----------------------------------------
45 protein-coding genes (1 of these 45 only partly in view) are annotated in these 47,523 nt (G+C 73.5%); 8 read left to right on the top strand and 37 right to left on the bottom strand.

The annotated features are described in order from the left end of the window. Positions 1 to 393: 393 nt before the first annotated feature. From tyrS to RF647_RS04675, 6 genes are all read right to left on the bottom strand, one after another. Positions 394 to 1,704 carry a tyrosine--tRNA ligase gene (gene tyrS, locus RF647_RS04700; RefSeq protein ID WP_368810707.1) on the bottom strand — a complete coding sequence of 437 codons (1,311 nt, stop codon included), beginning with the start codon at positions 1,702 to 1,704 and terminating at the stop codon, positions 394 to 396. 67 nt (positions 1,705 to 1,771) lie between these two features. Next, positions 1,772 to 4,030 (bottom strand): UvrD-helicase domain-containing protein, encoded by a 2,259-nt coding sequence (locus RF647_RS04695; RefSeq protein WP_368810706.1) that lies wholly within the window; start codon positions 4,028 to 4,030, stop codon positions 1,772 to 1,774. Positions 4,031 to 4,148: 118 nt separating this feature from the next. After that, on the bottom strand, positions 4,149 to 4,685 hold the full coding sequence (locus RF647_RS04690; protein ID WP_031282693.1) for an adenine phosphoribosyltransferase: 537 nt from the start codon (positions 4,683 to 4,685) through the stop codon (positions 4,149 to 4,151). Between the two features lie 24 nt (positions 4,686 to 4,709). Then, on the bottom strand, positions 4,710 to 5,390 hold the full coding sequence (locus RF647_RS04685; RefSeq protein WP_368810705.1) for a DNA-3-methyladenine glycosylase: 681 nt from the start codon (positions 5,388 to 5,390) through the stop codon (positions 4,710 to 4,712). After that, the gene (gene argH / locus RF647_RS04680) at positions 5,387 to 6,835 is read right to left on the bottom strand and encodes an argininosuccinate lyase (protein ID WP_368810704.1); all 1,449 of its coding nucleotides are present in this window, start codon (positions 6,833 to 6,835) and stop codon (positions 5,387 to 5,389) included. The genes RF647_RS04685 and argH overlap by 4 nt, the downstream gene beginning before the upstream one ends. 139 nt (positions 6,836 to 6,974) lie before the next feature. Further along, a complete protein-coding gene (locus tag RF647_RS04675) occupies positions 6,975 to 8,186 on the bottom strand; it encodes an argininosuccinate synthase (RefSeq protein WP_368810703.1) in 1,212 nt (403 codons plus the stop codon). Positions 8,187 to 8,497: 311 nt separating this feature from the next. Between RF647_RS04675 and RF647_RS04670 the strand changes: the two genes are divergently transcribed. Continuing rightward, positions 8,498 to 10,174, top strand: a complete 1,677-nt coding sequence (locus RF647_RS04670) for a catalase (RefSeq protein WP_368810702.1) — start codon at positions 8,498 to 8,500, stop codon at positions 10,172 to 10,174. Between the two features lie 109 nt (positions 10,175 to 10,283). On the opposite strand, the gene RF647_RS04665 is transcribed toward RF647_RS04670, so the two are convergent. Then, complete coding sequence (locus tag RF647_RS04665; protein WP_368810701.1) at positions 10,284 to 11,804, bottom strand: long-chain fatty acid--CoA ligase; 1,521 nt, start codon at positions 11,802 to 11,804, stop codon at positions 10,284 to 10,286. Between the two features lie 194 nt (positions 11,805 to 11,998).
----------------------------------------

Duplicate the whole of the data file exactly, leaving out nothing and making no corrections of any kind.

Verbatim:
45 protein-coding genes (1 of these 45 only partly in view) are annotated in these 47,523 nt (G+C 73.5%); 8 read left to right on the top strand and 37 right to left on the bottom strand.

The annotated features are described in order from the left end of the window. Positions 1 to 393: 393 nt before the first annotated feature. From tyrS to RF647_RS04675, 6 genes are all read right to left on the bottom strand, one after another. Positions 394 to 1,704 carry a tyrosine--tRNA ligase gene (gene tyrS, locus RF647_RS04700; RefSeq protein ID WP_368810707.1) on the bottom strand — a complete coding sequence of 437 codons (1,311 nt, stop codon included), beginning with the start codon at positions 1,702 to 1,704 and terminating at the stop codon, positions 394 to 396. 67 nt (positions 1,705 to 1,771) lie between these two features. Next, positions 1,772 to 4,030 (bottom strand): UvrD-helicase domain-containing protein, encoded by a 2,259-nt coding sequence (locus RF647_RS04695; RefSeq protein WP_368810706.1) that lies wholly within the window; start codon positions 4,028 to 4,030, stop codon positions 1,772 to 1,774. Positions 4,031 to 4,148: 118 nt separating this feature from the next. After that, on the bottom strand, positions 4,149 to 4,685 hold the full coding sequence (locus RF647_RS04690; protein ID WP_031282693.1) for an adenine phosphoribosyltransferase: 537 nt from the start codon (positions 4,683 to 4,685) through the stop codon (positions 4,149 to 4,151). Between the two features lie 24 nt (positions 4,686 to 4,709). Then, on the bottom strand, positions 4,710 to 5,390 hold the full coding sequence (locus RF647_RS04685; RefSeq protein WP_368810705.1) for a DNA-3-methyladenine glycosylase: 681 nt from the start codon (positions 5,388 to 5,390) through the stop codon (positions 4,710 to 4,712). After that, the gene (gene argH / locus RF647_RS04680) at positions 5,387 to 6,835 is read right to left on the bottom strand and encodes an argininosuccinate lyase (protein ID WP_368810704.1); all 1,449 of its coding nucleotides are present in this window, start codon (positions 6,833 to 6,835) and stop codon (positions 5,387 to 5,389) included. The genes RF647_RS04685 and argH overlap by 4 nt, the downstream gene beginning before the upstream one ends. 139 nt (positions 6,836 to 6,974) lie before the next feature. Further along, a complete protein-coding gene (locus tag RF647_RS04675) occupies positions 6,975 to 8,186 on the bottom strand; it encodes an argininosuccinate synthase (RefSeq protein WP_368810703.1) in 1,212 nt (403 codons plus the stop codon). Positions 8,187 to 8,497: 311 nt separating this feature from the next. Between RF647_RS04675 and RF647_RS04670 the strand changes: the two genes are divergently transcribed. Continuing rightward, positions 8,498 to 10,174, top strand: a complete 1,677-nt coding sequence (locus RF647_RS04670) for a catalase (RefSeq protein WP_368810702.1) — start codon at positions 8,498 to 8,500, stop codon at positions 10,172 to 10,174. Between the two features lie 109 nt (positions 10,175 to 10,283). On the opposite strand, the gene RF647_RS04665 is transcribed toward RF647_RS04670, so the two are convergent. Then, complete coding sequence (locus tag RF647_RS04665; protein WP_368810701.1) at positions 10,284 to 11,804, bottom strand: long-chain fatty acid--CoA ligase; 1,521 nt, start codon at positions 11,802 to 11,804, stop codon at positions 10,284 to 10,286. Between the two features lie 194 nt (positions 11,805 to 11,998).